Data Breach Communications
The final aspect of your data breach incident response plan involves communication, specifically:
- Notifying any necessary authorities of your incident
- Informing internal stakeholders about the issue
- Sharing details of the breach with the public
Any IT security consultant you work with should be able to help you determine what your communication obligations are, as well as suggest recommended steps that should be shared with the public following a breach. Developing template communications ahead of time that can be deployed in the event of an incident can save time and prevent the mistakes that occur due to rushing.
You may also find that it’s appropriate to bring on legal assistance at this stage. Johnny Lee, Managing Director, Forensic, Investigative & Dispute Services of Grant Thornton LLP, suggests:
“For me, the most important first step would be to engage qualified outside counsel to guide the response efforts. The reason for this is that, at least in most cases within the United States, it is possible to protect the actions and communications of a breach response with the attorney-client privilege (and its related work product doctrine).”
Depending on your state, industry, company organization and data breach impact, you may be required to report the breach to local, state or federal authorities. Legal counsel can help you understand any specific obligations you’ll face.
Ultimately, one of the most important things you can include in your external communications is a sincere apology. Admitting that you’ve made a mistake is never fun, but until you acknowledge that you’ve put your customers’ identities at risk and demonstrate that you’ve taken the steps to make it right, you’ll never be able to rebuilt trust with your clients or with the public at large.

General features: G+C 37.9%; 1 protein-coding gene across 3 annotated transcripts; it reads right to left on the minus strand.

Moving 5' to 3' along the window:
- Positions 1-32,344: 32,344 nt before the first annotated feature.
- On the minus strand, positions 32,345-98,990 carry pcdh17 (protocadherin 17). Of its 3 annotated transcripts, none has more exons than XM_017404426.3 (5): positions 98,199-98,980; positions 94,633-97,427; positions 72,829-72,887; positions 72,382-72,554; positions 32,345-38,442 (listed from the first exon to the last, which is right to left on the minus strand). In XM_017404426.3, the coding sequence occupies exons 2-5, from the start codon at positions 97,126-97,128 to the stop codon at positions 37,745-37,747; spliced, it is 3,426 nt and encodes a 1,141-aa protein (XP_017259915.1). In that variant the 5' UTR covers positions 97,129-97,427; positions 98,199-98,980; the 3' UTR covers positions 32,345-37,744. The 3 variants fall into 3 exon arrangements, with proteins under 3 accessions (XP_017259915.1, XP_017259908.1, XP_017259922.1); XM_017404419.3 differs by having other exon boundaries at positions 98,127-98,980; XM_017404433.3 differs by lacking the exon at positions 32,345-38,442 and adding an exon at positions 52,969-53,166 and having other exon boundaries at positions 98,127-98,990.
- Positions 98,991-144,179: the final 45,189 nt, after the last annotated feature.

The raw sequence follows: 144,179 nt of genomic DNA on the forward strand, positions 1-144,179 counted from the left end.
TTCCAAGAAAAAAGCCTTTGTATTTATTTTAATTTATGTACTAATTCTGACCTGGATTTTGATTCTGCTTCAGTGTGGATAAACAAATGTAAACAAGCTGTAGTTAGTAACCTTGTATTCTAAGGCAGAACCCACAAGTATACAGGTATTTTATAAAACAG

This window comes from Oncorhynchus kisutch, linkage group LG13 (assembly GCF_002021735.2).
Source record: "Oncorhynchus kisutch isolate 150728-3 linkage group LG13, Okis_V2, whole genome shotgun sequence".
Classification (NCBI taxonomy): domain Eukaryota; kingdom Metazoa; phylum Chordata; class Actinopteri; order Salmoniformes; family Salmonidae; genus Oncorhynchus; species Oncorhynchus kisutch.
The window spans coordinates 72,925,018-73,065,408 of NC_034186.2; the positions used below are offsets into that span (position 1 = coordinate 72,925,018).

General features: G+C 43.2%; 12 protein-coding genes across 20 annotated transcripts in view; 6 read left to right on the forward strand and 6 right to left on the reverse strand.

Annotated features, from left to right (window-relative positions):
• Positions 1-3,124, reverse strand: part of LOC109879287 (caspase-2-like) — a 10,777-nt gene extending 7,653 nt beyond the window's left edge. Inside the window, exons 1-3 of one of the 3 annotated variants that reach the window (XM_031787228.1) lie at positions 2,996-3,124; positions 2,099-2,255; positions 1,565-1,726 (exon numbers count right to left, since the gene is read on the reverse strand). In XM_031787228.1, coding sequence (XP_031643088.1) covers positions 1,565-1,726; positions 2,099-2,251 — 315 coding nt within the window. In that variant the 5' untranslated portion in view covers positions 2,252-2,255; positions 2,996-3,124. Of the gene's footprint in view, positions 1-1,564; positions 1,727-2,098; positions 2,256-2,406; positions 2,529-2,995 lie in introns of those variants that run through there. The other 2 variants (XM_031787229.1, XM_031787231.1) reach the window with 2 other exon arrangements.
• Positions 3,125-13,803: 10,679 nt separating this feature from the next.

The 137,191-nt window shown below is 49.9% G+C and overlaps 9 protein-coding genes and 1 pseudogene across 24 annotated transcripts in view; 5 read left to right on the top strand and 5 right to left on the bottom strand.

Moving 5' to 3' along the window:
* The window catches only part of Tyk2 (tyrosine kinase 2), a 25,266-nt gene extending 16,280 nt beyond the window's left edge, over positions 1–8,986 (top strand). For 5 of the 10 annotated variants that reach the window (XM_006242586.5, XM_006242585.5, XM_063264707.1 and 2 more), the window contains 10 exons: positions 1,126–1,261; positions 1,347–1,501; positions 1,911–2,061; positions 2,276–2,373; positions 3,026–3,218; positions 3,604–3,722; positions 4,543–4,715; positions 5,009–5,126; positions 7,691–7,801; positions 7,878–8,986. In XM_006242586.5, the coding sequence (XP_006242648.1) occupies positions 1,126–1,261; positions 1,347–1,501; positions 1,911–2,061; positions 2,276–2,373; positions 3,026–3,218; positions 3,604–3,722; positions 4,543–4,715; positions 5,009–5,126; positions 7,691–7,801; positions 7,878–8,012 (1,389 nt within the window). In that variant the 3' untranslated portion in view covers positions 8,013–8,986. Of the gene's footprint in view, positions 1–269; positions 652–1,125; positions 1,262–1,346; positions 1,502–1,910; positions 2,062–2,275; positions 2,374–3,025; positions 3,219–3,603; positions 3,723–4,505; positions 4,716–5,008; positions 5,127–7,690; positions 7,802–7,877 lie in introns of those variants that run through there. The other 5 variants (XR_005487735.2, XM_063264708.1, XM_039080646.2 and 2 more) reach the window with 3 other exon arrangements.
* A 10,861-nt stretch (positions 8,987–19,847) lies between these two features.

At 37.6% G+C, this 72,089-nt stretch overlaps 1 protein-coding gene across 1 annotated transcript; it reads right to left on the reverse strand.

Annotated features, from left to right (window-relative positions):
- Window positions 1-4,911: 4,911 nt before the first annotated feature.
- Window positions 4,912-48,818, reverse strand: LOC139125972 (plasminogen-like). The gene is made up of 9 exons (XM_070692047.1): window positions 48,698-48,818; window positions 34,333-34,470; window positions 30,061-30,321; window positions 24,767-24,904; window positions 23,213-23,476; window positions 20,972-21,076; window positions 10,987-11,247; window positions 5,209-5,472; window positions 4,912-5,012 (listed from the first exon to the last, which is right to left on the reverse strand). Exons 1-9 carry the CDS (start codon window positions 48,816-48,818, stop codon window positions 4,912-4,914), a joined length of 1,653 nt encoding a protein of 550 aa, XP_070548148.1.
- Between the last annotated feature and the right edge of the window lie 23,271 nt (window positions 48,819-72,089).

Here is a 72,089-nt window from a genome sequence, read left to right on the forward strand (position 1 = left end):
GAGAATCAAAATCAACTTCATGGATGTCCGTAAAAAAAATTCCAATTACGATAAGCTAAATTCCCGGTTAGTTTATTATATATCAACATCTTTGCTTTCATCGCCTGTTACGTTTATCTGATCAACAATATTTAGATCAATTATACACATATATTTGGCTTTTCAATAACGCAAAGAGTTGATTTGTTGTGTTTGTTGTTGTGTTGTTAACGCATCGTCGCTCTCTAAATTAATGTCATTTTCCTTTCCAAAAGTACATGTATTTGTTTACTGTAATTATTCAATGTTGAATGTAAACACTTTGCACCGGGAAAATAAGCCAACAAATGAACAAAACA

Think Safety from the Start
Certainly, no discussion of planning for future data breaches would be complete without also mentioning the importance of protecting your website and data from the start. Preventing data breaches from happening in the first place lowers the risk that you’ll ever have to deploy the response plan you’ve so carefully crafted.
Make it a point to collect only the sensitive data that you need. Make sure that your systems are up-to-date on updates and that any web host or SaaS provider you use online takes the proper steps to protect your information. You may not be able to prevent a data breach with 100% certainty, but you can make yourself less of a target for those who go after the security world’s low-hanging fruit.
Do you have a data breach incident response plan in place? If so, share any other suggestions you have on what should be included by leaving us a comment below: